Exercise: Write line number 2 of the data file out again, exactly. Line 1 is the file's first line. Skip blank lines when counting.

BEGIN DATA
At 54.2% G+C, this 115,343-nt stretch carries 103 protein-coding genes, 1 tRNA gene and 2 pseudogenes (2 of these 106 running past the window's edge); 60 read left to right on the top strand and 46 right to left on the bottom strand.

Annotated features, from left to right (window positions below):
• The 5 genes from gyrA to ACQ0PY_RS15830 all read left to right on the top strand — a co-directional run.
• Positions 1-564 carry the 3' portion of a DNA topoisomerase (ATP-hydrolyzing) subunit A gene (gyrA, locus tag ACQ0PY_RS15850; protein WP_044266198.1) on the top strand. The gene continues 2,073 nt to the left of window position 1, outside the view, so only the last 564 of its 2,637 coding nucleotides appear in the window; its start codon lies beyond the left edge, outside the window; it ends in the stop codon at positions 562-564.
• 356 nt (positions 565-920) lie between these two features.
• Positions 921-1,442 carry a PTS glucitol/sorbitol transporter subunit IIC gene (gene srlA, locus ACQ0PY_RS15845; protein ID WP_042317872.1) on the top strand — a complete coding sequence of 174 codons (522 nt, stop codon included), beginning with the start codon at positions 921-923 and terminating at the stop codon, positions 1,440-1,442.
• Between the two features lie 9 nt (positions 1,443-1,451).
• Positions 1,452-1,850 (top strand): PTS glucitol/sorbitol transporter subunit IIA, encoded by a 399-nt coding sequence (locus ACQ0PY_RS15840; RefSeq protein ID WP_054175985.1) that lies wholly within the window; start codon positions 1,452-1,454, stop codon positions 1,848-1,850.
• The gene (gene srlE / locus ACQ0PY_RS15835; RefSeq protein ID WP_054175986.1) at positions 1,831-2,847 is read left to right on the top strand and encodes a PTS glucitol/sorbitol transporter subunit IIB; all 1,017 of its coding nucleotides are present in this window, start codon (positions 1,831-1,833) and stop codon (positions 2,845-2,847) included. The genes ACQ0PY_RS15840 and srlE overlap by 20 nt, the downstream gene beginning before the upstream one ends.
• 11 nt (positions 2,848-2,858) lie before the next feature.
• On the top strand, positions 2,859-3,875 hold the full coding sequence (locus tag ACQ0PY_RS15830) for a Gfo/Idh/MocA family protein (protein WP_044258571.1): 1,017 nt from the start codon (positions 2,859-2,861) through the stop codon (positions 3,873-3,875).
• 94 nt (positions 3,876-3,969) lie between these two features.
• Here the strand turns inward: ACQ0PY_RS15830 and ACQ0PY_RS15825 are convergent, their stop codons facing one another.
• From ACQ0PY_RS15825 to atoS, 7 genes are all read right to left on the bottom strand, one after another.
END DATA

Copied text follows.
Annotated features, from left to right (window positions below):